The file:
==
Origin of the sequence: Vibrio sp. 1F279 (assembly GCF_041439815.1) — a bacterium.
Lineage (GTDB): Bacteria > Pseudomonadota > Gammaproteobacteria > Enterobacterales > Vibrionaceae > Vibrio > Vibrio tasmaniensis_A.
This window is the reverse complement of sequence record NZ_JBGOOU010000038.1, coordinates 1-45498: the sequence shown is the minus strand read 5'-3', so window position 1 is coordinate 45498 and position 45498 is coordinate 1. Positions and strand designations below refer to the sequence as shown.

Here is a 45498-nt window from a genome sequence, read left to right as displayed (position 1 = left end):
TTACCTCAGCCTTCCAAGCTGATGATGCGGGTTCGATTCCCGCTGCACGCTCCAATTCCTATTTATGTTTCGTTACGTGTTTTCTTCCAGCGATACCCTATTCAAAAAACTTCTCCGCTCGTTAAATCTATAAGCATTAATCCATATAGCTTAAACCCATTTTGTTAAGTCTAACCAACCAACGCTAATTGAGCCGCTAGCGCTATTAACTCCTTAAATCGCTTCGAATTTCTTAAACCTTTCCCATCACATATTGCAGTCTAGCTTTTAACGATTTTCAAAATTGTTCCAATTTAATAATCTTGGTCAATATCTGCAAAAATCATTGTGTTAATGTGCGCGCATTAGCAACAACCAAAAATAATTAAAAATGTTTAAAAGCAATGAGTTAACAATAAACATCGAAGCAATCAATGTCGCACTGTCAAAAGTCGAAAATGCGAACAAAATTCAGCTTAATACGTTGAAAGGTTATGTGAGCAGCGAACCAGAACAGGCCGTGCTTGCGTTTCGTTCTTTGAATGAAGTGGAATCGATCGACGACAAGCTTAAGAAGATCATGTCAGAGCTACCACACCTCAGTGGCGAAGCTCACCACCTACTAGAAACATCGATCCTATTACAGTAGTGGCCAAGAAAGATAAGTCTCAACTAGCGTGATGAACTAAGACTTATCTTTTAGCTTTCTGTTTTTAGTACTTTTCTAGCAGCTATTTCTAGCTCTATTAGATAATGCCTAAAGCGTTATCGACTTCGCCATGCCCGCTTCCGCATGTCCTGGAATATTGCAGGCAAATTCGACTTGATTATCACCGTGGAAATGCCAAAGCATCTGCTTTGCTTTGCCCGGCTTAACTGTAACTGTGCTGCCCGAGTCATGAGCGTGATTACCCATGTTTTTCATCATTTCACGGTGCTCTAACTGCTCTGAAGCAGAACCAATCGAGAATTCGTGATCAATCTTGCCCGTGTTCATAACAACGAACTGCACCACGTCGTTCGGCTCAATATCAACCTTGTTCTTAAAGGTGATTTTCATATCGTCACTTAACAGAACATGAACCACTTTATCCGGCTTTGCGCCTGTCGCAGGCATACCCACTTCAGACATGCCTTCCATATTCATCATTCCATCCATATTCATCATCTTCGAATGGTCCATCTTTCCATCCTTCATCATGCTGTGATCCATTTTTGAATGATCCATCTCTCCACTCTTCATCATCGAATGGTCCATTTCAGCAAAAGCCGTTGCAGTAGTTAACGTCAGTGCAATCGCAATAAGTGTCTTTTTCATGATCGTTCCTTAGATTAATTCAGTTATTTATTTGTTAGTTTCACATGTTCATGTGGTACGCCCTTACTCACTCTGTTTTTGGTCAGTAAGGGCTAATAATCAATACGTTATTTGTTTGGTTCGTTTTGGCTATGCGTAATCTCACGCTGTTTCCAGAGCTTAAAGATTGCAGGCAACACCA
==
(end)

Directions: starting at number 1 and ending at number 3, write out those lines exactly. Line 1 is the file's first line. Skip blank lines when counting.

Origin of the sequence: Vibrio sp. 1F279 (assembly GCF_041439815.1) — a bacterium.
Lineage (GTDB): Bacteria > Pseudomonadota > Gammaproteobacteria > Enterobacterales > Vibrionaceae > Vibrio > Vibrio tasmaniensis_A.
This window is the reverse complement of sequence record NZ_JBGOOU010000038.1, coordinates 1-45498: the sequence shown is the minus strand read 5'-3', so window position 1 is coordinate 45498 and position 45498 is coordinate 1. Positions and strand designations below refer to the sequence as shown.